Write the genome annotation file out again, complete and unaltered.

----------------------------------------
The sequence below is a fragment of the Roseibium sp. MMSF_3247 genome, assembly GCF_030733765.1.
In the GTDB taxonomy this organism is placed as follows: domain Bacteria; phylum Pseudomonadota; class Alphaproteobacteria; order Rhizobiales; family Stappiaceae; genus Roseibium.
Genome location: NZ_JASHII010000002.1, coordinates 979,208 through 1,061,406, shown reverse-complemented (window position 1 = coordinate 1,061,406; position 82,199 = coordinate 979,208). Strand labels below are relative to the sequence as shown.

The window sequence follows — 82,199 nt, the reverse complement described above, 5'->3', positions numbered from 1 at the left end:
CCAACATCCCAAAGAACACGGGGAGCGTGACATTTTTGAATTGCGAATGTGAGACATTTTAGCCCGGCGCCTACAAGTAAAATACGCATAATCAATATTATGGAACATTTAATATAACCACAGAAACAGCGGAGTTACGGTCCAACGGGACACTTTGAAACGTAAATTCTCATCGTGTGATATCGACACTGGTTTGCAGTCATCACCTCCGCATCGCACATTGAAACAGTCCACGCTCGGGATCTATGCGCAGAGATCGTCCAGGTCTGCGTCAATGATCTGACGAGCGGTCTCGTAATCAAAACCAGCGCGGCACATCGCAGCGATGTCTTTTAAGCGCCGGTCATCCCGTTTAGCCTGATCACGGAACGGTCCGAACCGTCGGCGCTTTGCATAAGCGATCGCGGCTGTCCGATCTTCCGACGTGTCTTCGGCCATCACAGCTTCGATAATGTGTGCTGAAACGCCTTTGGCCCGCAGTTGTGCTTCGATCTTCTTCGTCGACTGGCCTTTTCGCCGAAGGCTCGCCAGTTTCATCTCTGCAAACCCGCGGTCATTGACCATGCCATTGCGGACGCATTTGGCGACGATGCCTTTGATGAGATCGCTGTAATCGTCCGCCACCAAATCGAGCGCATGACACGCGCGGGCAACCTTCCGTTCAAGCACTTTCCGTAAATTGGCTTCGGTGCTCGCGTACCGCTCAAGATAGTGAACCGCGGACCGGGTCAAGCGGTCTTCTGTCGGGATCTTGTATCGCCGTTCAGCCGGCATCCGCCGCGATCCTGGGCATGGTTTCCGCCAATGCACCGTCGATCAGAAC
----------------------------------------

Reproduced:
The sequence below is a fragment of the Roseibium sp. MMSF_3247 genome, assembly GCF_030733765.1.
In the GTDB taxonomy this organism is placed as follows: domain Bacteria; phylum Pseudomonadota; class Alphaproteobacteria; order Rhizobiales; family Stappiaceae; genus Roseibium.
Genome location: NZ_JASHII010000002.1, coordinates 979,208 through 1,061,406, shown reverse-complemented (window position 1 = coordinate 1,061,406; position 82,199 = coordinate 979,208). Strand labels below are relative to the sequence as shown.

The window sequence follows — 82,199 nt, the reverse complement described above, 5'->3', positions numbered from 1 at the left end:
CCAACATCCCAAAGAACACGGGGAGCGTGACATTTTTGAATTGCGAATGTGAGACATTTTAGCCCGGCGCCTACAAGTAAAATACGCATAATCAATATTATGGAACATTTAATATAACCACAGAAACAGCGGAGTTACGGTCCAACGGGACACTTTGAAACGTAAATTCTCATCGTGTGATATCGACACTGGTTTGCAGTCATCACCTCCGCATCGCACATTGAAACAGTCCACGCTCGGGATCTATGCGCAGAGATCGTCCAGGTCTGCGTCAATGATCTGACGAGCGGTCTCGTAATCAAAACCAGCGCGGCACATCGCAGCGATGTCTTTTAAGCGCCGGTCATCCCGTTTAGCCTGATCACGGAACGGTCCGAACCGTCGGCGCTTTGCATAAGCGATCGCGGCTGTCCGATCTTCCGACGTGTCTTCGGCCATCACAGCTTCGATAATGTGTGCTGAAACGCCTTTGGCCCGCAGTTGTGCTTCGATCTTCTTCGTCGACTGGCCTTTTCGCCGAAGGCTCGCCAGTTTCATCTCTGCAAACCCGCGGTCATTGACCATGCCATTGCGGACGCATTTGGCGACGATGCCTTTGATGAGATCGCTGTAATCGTCCGCCACCAAATCGAGCGCATGACACGCGCGGGCAACCTTCCGTTCAAGCACTTTCCGTAAATTGGCTTCGGTGCTCGCGTACCGCTCAAGATAGTGAACCGCGGACCGGGTCAAGCGGTCTTCTGTCGGGATCTTGTATCGCCGTTCAGCCGGCATCCGCCGCGATCCTGGGCATGGTTTCCGCCAATGCACCGTCGATCAGAAC